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3 stars Fans who saw Phish in 1994 and listen to the song Secret Smile on this album will scratch their heads. What a difference 10 years can make. But honestly, I cannot but feel so deeply moved by this song and its heartbeat arrangment + wonderful string arrangement. This song is so emotional, that it's reaching a peak in the listeners heart just as the 1994 jams did in the brains those days...: Unfortunately the arrangment of Scents & Subtle Sounds is not as good as it is live. Page's Piano is missing very badly. The Connection is nice and A Song I heard the Ocean sing is another Highlight of the album.
Report this review (#33683)
Posted Thursday, March 10, 2005 | Review Permalink
Easy Livin
Honorary Collaborator / Retired Admin
3 stars Phun but phorgettable

Having regrouped in 2002 and released the hurriedly prepared 'Round room' album, Phish recommenced touring, although their activities were much less prolific than in their earlier days. Once again, this album would prove to be a closing chapter in the band's history, the members embarking on another hiatus after its release.

The lengthy jam founded tracks which dominated 'Round room' are absent this time, the tracks reverting to the tighter arrangements which are common to most of the band's studio (but not live!) albums. The track lengths range from a few brief link pieces to some more adventurous 6+ minute tracks. The opening "Scents and Subtle Sounds (Intro)" and the following title track feature the light pop rock and catchy melodies which the band thrive upon.

The first of the longer tracks is the Beatles-esque 'A Song I Heard the Ocean Sing', a pleasantly psychedelic song with spacey early Floyd guitar effects and retro echoed vocals. The Beatles feel continues on 'Army of one', a song which benefits from some fine organ playing supporting up front lead guitar. 'Nothing' probably offers the best summary of both the album and the band as a whole, being an enjoyable slice of light power pop with a strong melody. As with so many Phish songs, 'Nothing' is inoffensive, fun to listen to, and largely forgettable.

The final longer track is 'Secret smile', a rare song of genuine emotion from the band. The atmosphere of the piece is accentuated by some fine strings and a delicate vocal. This is probably not a song for the band's famed live shows, but on record it does stand apart from its peers.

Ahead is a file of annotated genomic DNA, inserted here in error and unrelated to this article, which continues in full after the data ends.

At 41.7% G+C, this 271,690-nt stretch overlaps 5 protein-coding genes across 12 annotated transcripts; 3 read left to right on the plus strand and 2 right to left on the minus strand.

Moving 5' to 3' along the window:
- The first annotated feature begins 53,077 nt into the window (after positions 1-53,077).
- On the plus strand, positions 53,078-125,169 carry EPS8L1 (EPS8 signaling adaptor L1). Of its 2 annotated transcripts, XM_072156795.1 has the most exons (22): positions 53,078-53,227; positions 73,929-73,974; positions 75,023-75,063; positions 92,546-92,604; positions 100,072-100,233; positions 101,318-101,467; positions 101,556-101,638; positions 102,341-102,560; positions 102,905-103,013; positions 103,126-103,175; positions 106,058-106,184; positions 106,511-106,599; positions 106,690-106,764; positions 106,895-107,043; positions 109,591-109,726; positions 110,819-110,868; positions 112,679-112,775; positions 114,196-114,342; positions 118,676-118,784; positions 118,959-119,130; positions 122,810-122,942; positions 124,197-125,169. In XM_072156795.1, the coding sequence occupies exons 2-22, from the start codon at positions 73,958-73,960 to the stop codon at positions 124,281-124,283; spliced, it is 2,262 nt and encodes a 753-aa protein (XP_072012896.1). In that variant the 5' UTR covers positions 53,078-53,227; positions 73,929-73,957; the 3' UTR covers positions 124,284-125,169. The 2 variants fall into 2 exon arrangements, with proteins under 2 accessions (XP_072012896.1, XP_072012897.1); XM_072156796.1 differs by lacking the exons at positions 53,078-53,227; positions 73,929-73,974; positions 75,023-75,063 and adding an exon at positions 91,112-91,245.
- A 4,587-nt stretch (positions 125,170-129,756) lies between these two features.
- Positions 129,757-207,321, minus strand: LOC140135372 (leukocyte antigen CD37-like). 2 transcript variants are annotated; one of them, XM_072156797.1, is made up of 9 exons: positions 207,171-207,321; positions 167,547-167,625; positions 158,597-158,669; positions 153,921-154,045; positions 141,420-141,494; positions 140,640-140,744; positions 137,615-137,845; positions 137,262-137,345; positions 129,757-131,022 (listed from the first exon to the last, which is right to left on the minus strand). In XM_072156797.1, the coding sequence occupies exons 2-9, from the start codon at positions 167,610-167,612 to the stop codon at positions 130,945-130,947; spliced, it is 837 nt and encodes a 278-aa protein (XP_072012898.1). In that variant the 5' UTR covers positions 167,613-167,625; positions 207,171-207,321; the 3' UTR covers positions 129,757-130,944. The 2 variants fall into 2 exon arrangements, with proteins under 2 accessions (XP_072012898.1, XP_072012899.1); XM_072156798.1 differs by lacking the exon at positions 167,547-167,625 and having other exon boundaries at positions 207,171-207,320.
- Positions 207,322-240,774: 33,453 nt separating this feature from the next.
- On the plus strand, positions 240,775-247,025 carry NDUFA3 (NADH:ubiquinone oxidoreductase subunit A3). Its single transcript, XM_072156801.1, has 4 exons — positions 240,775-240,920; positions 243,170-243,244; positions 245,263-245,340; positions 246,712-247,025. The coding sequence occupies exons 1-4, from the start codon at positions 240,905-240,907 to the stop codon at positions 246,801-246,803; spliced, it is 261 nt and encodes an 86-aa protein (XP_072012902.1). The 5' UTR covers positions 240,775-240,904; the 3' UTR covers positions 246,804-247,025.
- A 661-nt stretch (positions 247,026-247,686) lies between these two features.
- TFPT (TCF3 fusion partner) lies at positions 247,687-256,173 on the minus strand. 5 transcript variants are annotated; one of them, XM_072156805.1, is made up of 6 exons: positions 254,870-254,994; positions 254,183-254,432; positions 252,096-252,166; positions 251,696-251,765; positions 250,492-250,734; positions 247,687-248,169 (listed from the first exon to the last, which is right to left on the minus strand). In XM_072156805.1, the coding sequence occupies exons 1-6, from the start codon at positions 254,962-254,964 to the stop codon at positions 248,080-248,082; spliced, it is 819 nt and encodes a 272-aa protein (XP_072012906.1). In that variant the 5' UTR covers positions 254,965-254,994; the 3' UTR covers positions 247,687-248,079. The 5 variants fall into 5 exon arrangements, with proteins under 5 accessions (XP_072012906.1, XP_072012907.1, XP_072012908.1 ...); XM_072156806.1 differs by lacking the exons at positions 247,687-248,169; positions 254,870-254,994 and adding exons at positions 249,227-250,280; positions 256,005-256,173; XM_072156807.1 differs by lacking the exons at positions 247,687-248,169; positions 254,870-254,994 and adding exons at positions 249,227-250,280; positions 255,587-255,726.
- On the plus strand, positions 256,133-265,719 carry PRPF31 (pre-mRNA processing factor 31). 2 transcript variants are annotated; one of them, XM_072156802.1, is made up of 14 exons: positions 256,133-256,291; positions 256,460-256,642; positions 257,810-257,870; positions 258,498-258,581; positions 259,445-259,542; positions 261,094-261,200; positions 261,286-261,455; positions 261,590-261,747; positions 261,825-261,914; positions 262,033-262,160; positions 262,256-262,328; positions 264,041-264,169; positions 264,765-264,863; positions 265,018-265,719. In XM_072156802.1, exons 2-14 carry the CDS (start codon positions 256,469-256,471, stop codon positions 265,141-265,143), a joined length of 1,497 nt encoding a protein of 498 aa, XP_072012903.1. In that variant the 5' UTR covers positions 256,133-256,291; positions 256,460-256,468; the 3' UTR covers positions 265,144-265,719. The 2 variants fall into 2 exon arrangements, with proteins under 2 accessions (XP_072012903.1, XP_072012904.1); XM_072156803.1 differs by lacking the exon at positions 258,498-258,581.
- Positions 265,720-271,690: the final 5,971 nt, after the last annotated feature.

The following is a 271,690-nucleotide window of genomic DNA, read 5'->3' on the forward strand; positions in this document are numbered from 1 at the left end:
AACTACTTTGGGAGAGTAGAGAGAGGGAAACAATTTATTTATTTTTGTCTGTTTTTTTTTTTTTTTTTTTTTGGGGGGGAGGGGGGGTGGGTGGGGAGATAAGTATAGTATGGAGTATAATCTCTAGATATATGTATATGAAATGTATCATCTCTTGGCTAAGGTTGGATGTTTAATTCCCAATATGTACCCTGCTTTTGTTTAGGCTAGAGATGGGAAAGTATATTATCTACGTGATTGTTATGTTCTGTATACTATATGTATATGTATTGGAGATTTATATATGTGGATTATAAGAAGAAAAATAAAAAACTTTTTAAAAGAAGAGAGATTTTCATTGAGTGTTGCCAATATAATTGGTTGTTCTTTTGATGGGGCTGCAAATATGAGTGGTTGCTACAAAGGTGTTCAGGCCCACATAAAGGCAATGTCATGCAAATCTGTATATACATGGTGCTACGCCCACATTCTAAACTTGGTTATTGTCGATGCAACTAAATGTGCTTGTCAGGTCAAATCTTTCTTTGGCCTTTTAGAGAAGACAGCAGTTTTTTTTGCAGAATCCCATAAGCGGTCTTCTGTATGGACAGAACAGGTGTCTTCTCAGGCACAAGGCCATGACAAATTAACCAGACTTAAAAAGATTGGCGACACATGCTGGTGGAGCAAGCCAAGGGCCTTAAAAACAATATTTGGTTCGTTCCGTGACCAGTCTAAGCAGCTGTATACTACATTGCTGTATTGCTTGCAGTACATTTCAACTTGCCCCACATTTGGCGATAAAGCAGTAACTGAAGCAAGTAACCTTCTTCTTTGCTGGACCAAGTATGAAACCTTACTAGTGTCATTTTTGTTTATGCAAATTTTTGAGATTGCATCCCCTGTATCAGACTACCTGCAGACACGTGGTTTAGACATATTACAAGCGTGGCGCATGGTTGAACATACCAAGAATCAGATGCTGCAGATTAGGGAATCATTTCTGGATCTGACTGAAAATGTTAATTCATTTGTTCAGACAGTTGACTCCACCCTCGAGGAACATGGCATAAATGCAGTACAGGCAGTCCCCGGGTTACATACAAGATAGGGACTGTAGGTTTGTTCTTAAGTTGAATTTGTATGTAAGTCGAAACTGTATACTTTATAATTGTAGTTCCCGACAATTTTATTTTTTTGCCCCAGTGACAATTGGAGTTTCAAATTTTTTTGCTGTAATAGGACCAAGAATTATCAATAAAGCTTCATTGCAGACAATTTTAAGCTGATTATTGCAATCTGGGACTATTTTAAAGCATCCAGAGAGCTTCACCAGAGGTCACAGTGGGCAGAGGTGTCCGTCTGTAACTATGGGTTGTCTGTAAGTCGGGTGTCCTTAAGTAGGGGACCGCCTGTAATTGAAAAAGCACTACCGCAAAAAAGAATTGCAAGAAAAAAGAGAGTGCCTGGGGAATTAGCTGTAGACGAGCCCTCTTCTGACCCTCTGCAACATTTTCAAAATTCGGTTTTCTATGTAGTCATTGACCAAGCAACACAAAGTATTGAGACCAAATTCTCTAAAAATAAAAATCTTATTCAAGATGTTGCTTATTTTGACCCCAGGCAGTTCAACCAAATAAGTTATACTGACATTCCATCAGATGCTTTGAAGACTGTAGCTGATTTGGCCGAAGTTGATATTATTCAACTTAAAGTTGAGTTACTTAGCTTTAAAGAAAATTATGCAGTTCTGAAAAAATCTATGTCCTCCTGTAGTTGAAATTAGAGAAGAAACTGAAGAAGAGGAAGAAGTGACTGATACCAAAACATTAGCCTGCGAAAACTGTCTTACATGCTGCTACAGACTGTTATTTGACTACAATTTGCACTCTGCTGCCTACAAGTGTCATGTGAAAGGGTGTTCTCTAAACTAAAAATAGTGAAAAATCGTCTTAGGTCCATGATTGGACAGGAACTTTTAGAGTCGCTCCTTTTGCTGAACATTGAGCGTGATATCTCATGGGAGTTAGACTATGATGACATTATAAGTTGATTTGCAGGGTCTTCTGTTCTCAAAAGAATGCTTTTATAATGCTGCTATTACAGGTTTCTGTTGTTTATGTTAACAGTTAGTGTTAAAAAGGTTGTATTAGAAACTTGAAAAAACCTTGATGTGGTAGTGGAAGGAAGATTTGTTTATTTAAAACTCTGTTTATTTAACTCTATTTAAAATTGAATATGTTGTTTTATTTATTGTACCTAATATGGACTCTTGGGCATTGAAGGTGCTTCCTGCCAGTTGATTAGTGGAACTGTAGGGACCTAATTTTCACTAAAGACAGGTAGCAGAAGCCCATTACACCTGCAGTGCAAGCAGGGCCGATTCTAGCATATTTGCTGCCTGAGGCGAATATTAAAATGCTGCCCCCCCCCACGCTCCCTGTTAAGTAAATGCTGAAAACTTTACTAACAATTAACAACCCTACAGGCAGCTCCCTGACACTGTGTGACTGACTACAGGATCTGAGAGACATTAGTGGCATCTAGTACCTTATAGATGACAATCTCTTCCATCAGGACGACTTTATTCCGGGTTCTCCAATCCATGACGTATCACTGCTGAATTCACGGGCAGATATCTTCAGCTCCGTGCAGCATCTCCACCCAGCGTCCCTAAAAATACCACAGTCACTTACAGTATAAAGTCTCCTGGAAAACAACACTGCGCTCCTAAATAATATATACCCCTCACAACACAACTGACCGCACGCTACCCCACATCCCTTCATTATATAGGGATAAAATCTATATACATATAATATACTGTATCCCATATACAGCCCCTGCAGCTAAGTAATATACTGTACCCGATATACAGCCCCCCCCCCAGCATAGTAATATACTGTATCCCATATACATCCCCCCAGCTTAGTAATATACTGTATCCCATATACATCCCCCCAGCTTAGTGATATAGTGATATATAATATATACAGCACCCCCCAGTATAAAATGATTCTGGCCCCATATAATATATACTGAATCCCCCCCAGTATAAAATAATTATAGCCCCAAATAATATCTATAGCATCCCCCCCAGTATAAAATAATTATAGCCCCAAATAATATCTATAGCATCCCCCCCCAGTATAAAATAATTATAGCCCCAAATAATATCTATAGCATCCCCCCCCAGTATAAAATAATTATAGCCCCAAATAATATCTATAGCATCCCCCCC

Overall, a decent effort from Phish, worth hearing if only for 'Secret smile'.

Report this review (#457700)
Posted Monday, June 6, 2011 | Review Permalink
Honorary Collaborator / Retired Admin
2 stars 'Undermind' is Phish's 11th album, and would be the last studio album they would release until 2009. It would also be a good indication, considering the output they had with this and the previous two studio albums, that they needed a break, or something. Their music was good, but it wasn't as great and fulfilling as it had been before the release of 'Farmhouse'. The studio music during this time was a bit lacking in substance.

On this album, as on the other two albums released in this period, there are a few great tracks, but things aren't consistently good, and the carefree spirit that they once had is missing. The title track on this album is a great starter in that it gives a feeling that maybe this album could be better, as it has a nice up tempo feel and a funky attitude, but the following track 'The Connection' starts to show that weaker feeling of the last two albums again. 'A Song I Heard the Ocean Sing' starts to follow in that same pattern, but at least it is a longer track, so it begins to flesh out and actually has an excellent, and even somewhat heavier, instrumental section, which saves the track as one of the better selections on the album. The excitement generated from the extended instrumental section follows into the bluesy 'Army of One' which has an excellent piano/guitar solo.

Things falter again on 'Crowd Control', which could have been a good track, but it seems underdeveloped and rushed. 'Maggie's Revenge' is the only instrumental on the album, and it is short and strange with some bizarre guitar effects. 'Nothing' attempts to be a more pop style song, but comes across as being weak, and that is the same problem with the next track 'Two Versions of Me' with an even bigger drawback, even the melody isn't memorable this time. 'Access Me' is a humorous track, but is still underwhelming.

The trend continues with 'Scents and Subtle Sounds' which I actually find quite annoying. 'Tomorrow's Song' is a short 2 minute track which is just filler, mostly repeated lyrics sung a cappella except for some percussion. 'Secret Smile' is the only redeeming track on the last half of the album. It is a mellow Beatle-esque track with Trey's vocals and a nice string section, along with an atmospheric guitar and piano. 'Grind' ends the album with a very short track sung in barber-shop style harmony, no instruments, about grinding teeth. Dumb.

So, even though I consider myself a Phish Phan, I don't like this album much and can only pull 4 (out of 14) worthwhile songs off of it. The rest of the album just feels weak and almost like their hearts just weren't in it. Thank goodness they went on hiatus for a while after this, because they would return much stronger. But many phans had lost hope in the band after 3 mediocre albums.

Report this review (#2079730)
Posted Friday, November 30, 2018 | Review Permalink

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